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The helmet and the helmet-feather
Burn'd like one burning flame together,
As he rode down to Camelot.

As often thro' the purple night,
Below the starry clusters bright,
Some bearded meteor, trailing light,
Moves over still Shalott.

His broad clear brow in sunlight glow'd;
On burnish'd hooves his war-horse trode;
From underneath his helmet flow'd
His coal-black curls as on he rode,

As he rode down to Camelot.
From the bank and from the river
He flash'd into the crystal mirror,
'Tirra lirra,' by the river

Sang Sir Lancelot.

She left the web, she left the loom,
She made three paces thro' the room,
She saw the water-lily bloom,

She saw the helmet and the plume,

She look'd down to Camelot.

Out flew the web and floated wide;
The mirror crack'd from side to side;
'The curse is come upon me!' cried
The Lady of Shalott.

PART IV

In the stormy east-wind straining,
The pale yellow woods were waning,
The broad stream in his banks complaining,
Heavily the low sky raining

Over tower'd Camelot;

Down she came and found a boat

Beneath a willow left afloat,

And round about the prow she wrote
The Lady of Shalott.

And down the river's dim expanse-
Like some bold seer in a trance,
Seeing all his own mischance-
With a glassy countenance

Did she look to Camelot.

And at the closing of the day

She loosed the chain, and down she lay; The broad stream bore her far away, The Lady of Shalott.

Lying, robed in snowy white

That loosely flew to left and right—
The leaves upon her falling light-
Thro' the noises of the night

She floated down to Camelot:

And as the boat-head wound along
The willowy hills and fields among,
They heard her singing her last song,
The Lady of Shalott.

Heard a carol, mournful, holy,
Chanted loudly, chanted lowly,
Till her blood was frozen slowly,
And her eyes were darken'd wholly,
Turn'd to tower'd Camelot;
For ere she reach'd upon the tide
The first house by the water-side,
Singing in her song she died,

The Lady of Shalott.

Under tower and balcony,
By garden-wall and gallery,
A gleaming shape she floated by,
Dead-pale between the houses high,
Silent into Camelot.

Out upon the wharfs they came,
Knight and burgher, lord and dame,
And round the prow they read her name,
The Lady of Shalott.

Who is this? and what is here?
And in the lighted palace near
Died the sound of royal cheer;
And they cross'd themselves for fear,
All the knights at Camelot:
But Lancelot mused a little space;
He said, 'She has a lovely face;
God in His mercy lend her grace,
The Lady of Shalott.'

625

SWEET AND LOW

SWEET and low, sweet and low,
Wind of the western sea,
Low, low, breathe and blow,
Wind of the western sea!
Over the rolling waters go,

Come from the dying moon, and blow,
Blow him again to me;

While my little one, while my pretty one, sleeps.

Sleep and rest, sleep and rest,

Father will come to thee soon;

Rest, rest, on mother's breast,

Father will come to thee soon;

Father will come to his babe in the nest,

Silver sails all out of the west

Under the silver moon:

Sleep, my little one, sleep, my pretty one, sleep.

626

TEARS, IDLE TEARS

TEARS, idle tears, I know not what they mean,
Tears from the depth of some divine despair
Rise in the heart, and gather to the eyes,
In looking on the happy Autumn-fields,
And thinking of the days that are no more.

627

Fresh as the first beam glittering on a sail,
That brings our friends up from the underworld,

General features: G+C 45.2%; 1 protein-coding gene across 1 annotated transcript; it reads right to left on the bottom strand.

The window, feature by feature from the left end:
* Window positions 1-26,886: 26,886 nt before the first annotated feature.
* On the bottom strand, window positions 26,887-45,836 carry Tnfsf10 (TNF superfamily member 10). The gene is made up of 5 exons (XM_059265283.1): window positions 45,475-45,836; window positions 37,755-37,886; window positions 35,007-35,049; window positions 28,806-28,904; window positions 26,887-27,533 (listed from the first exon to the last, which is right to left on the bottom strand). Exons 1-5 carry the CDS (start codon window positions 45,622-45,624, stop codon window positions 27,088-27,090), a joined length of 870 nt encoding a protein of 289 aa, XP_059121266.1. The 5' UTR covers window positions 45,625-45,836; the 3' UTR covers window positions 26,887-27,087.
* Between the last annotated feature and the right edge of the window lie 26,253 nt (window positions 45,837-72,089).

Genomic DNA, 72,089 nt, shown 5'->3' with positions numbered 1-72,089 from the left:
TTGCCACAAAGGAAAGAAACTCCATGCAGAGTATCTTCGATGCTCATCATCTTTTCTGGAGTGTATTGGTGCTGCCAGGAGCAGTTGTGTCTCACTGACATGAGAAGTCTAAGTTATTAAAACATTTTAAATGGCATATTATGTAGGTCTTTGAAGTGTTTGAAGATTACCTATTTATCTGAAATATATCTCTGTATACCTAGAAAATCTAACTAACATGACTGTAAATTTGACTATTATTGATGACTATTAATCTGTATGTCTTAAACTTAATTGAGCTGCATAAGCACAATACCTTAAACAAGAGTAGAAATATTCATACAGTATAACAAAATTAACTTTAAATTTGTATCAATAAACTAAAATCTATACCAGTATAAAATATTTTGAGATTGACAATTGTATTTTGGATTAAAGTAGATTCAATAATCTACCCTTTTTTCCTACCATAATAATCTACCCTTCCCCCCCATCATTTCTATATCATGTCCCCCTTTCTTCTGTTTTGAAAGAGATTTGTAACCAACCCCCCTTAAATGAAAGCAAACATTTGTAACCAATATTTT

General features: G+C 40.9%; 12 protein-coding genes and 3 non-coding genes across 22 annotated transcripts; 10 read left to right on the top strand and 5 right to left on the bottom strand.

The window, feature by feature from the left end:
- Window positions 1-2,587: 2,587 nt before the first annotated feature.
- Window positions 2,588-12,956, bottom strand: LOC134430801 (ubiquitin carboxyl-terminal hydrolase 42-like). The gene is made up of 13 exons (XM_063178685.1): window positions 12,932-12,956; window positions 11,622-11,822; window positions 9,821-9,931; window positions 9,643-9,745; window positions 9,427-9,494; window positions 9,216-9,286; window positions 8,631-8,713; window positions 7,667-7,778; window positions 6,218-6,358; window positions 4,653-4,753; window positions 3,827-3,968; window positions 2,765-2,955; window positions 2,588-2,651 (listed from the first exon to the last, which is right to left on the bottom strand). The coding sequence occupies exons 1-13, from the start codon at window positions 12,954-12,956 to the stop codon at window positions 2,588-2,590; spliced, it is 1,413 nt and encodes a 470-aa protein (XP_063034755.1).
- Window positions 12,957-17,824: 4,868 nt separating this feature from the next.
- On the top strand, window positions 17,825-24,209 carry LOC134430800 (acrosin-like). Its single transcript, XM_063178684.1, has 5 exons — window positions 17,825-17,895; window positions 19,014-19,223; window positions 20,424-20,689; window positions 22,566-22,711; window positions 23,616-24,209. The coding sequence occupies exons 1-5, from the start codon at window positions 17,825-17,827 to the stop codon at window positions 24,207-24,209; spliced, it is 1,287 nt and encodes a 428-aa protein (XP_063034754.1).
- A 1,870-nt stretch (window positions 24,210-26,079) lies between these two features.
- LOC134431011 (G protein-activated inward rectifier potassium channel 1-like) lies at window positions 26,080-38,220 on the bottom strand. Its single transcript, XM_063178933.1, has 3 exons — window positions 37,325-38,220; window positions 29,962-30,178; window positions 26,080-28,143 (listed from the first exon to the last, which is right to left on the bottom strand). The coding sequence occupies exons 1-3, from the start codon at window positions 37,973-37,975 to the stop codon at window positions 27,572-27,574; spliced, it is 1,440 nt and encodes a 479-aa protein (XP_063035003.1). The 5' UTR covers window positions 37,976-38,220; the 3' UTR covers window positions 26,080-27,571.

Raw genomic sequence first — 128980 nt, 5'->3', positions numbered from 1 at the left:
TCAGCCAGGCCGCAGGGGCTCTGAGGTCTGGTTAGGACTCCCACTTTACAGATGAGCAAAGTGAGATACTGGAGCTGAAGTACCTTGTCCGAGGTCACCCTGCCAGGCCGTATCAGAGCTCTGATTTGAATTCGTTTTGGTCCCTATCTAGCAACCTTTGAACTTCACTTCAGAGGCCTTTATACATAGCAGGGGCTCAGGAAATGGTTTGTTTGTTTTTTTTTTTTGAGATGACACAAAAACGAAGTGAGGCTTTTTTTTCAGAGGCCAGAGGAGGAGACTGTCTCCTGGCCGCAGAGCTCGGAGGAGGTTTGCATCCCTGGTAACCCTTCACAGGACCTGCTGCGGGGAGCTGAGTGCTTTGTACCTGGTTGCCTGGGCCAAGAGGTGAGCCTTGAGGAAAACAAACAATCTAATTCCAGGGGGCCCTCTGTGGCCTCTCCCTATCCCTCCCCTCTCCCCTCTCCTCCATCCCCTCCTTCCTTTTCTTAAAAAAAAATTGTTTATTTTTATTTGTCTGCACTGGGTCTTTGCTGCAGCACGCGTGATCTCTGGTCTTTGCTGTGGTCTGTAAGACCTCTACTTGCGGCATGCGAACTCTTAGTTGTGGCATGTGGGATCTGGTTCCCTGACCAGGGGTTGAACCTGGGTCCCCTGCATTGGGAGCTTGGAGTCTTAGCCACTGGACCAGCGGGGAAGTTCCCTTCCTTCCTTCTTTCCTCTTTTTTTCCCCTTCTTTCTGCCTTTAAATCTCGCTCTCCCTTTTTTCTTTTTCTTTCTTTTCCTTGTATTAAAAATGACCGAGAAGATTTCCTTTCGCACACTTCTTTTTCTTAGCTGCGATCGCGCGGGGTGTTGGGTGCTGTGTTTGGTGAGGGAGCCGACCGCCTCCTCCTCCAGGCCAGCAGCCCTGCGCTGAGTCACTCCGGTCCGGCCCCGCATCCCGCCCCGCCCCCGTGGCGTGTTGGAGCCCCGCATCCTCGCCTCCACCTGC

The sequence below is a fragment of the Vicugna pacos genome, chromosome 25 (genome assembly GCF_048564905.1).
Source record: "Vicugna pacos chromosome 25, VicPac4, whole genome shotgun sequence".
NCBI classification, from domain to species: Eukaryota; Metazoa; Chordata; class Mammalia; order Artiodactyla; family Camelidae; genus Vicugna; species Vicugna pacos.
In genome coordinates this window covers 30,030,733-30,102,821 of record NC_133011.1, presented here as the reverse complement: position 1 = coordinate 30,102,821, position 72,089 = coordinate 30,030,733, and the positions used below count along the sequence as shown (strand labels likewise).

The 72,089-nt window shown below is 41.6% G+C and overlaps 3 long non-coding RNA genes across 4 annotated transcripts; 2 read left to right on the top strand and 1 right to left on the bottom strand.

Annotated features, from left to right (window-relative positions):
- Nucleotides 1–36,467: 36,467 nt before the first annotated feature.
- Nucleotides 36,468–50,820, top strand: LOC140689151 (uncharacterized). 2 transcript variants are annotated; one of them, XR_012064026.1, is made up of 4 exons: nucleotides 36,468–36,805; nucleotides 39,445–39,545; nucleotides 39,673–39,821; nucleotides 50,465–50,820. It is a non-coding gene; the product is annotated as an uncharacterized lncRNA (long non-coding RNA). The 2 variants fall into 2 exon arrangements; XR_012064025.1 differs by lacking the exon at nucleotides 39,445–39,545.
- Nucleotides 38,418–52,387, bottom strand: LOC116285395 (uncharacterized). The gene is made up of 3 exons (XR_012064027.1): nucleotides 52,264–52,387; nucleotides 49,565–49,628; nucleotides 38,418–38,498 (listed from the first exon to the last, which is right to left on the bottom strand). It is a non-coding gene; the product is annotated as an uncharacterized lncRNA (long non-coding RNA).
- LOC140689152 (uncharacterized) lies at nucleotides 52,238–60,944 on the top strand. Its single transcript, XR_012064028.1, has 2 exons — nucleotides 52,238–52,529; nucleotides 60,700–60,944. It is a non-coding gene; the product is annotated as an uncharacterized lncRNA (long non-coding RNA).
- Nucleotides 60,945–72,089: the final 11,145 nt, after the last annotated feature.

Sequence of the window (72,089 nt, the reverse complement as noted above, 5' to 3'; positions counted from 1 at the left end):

Sad as the last which reddens over one

That sinks with all we love below the verge;
So sad, so fresh, the days that are no more.

Ah, sad and strange as in dark summer dawns
The earliest pipe of half-awakened birds
To dying ears, when unto dying eyes

The casement slowly grows a glimmering square;
So sad, so strange, the days that are no more.

Dear as remembered kisses after death,
And sweet as those by hopeless fancy feigned
On lips that are for others; deep as love,
Deep as first love, and wild with all regret;
O Death in Life, the days that are no more.

BLOW, BUGLE BLOW

THE splendour falls on castle walls
And snowy summits old in story:
The long light shakes across the lakes,
And the wild cataract leaps in glory.
Blow, bugle, blow, set the wild echoes flying,
Blow, bugle; answer, echoes, dying, dying, dying.

O hark, O hear! how thin and clear,
And thinner, clearer, farther going!
O sweet and far from cliff and scar
The horns of Elfland faintly blowing!
Blow, let us hear the purple glens replying:
Blow, bugle; answer, echoes, dying, dying, dying.

O love, they die in yon rich sky,
They faint on hill or field or river:
Our echoes roll from soul to soul,

And grow for ever and for ever.

Blow, bugle, blow, set the wild echoes flying,
And answer, echoes, answer, dying, dying, dying.

628

HOME THEY BROUGHT HER WARRIOR DEAD

HOME they brought her warrior dead:
She nor swooned, nor uttered cry:
All her maidens, watching, said,

'She must weep or she will die.'

Then they praised him, soft and low,
Called him worthy to be loved,
Truest friend and noblest foe;
Yet she neither spoke nor moved.

Stole a maiden from her place,
Lightly to the warrior stepped,
Took the face-cloth from the face;
Yet she neither moved nor wept.

Rose a nurse of ninety years,
Set his child upon her knee-

Like summer tempest came her tears-
'Sweet my child, I live for thee.'

629

Now SLEEPS THE CRIMSON PETAL

Now sleeps the crimson petal, now the white;
Nor waves the cypress in the palace walk;
Nor winks the gold fin in the porphyry font:
The fire-fly wakens: waken thou with me.

Now droops the milkwhite peacock like a ghost.
And like a ghost she glimmers on to me.

Now lies the Earth all Danaë to the stars,
And all thy heart lies open unto me.

Now slides the silent meteor on, and leaves
A shining furrow, as thy thoughts in me.

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